Image by drp via Flickr
The title of this post is from an article in the Wall Street Journal written by Jonah Lehrer. He quotes the writer, G.K. Chesterton, “Art consists in limitation. The most beautiful part of every picture is the frame.”
What Chesterton meant, of course, was how important limits and restraints are to the creative process. Absolute creative freedom doesn’t, counter-intuitively, give you the best creative results.
Lehrer talks about poetry as being perhaps the best example of the benefit of creative constraints. Poetry obviously needn’t follow any rules of grammar, syntax, punctuation or language. And yet the majority of poets write in specific forms such as sonnets and haikus. Most symphonies have four movements. Most popular songs have choruses and refrains. The use of “rules” allows people to think in a more creative fashion.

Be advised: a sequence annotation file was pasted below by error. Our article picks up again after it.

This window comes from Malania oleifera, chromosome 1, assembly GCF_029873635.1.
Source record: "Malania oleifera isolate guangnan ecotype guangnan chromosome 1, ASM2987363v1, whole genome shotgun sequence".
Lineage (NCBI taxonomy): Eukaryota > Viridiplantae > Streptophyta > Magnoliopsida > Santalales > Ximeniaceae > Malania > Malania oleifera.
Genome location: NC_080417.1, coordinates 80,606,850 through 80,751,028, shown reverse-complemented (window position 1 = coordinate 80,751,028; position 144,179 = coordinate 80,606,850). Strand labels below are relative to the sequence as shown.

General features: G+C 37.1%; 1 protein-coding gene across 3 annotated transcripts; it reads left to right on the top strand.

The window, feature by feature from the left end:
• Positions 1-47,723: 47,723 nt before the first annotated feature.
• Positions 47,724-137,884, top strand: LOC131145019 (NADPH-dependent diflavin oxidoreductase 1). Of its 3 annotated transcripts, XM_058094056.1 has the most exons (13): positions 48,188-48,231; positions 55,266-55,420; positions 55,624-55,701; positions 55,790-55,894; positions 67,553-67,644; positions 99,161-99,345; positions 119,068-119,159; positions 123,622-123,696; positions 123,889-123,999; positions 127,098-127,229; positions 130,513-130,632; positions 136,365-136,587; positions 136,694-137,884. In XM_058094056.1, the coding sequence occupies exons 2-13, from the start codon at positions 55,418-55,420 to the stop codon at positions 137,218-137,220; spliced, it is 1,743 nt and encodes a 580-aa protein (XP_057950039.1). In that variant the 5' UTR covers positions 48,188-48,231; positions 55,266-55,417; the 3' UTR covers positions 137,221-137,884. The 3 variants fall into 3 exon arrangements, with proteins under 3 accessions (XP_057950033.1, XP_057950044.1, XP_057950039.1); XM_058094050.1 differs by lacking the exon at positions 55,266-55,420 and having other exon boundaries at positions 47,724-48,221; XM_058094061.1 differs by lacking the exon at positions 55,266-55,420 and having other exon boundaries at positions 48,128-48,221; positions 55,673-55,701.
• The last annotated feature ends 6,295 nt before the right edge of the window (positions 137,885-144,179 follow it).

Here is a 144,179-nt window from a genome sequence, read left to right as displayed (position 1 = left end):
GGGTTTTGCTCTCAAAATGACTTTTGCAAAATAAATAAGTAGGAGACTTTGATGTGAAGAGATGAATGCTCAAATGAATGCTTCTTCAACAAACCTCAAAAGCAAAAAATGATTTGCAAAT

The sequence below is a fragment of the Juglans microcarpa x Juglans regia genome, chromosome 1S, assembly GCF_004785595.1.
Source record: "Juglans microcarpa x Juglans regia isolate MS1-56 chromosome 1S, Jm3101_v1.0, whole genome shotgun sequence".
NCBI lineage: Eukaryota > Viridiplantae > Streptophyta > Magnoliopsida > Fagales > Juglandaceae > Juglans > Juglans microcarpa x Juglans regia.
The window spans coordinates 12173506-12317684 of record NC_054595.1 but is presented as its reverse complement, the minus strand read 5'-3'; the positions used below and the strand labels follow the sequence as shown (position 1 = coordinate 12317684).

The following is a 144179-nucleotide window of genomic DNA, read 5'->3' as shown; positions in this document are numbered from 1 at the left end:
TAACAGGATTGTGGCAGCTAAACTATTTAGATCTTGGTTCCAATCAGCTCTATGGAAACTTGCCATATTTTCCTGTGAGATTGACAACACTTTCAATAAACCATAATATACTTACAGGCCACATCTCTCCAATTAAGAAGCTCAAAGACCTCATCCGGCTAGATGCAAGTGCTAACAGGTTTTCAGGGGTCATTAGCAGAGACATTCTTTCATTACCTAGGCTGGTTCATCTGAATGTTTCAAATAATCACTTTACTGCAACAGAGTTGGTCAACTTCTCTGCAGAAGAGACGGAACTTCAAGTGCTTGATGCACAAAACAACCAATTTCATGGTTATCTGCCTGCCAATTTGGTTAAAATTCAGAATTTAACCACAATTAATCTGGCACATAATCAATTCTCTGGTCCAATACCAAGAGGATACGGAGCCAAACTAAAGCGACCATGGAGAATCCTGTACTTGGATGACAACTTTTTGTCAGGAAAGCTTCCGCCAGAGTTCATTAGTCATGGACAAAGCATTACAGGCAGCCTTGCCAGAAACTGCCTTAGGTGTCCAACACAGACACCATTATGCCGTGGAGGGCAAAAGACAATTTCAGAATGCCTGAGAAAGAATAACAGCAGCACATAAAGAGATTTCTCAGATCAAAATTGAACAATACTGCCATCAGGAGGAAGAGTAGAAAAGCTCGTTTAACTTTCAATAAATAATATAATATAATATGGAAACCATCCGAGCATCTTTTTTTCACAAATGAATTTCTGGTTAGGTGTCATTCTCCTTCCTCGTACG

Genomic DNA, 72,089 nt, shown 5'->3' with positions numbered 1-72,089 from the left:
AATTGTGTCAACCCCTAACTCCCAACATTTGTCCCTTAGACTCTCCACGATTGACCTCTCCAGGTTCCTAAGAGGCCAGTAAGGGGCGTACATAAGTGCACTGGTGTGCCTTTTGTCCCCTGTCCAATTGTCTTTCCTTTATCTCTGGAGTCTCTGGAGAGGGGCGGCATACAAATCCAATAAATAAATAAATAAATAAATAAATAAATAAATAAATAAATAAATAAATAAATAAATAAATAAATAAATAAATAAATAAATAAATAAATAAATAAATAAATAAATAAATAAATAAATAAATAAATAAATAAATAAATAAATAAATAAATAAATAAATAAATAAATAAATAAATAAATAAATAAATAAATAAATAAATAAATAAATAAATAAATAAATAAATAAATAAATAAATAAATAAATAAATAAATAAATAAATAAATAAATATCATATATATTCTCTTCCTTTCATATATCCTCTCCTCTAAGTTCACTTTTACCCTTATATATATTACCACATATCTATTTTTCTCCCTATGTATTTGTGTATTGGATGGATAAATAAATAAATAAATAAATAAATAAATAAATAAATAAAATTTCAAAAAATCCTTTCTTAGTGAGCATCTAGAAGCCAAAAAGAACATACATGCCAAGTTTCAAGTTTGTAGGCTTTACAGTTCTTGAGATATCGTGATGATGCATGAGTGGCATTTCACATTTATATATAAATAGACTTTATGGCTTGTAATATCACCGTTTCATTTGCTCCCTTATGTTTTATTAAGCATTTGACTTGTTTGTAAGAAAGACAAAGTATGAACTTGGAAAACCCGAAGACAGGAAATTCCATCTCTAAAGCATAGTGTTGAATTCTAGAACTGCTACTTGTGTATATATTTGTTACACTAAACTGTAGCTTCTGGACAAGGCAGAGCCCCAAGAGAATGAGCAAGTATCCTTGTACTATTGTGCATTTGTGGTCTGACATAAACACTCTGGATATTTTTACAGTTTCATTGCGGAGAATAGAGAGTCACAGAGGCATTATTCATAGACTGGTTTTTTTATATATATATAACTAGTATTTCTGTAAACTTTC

So while you might think that a creative strategy is a creative straightjacket, you would be wrong. The strategy is your goal, your roadmap; it focuses your efforts. It gives you something to judge your ideas with so you can tell if you have arrived at your creative destination. Strategy is not an obstacle, it is a necessity and an advantage.
Now, of course, the wrong strategy can lead you to lousy results. But that’s for a different post.
Got the idea?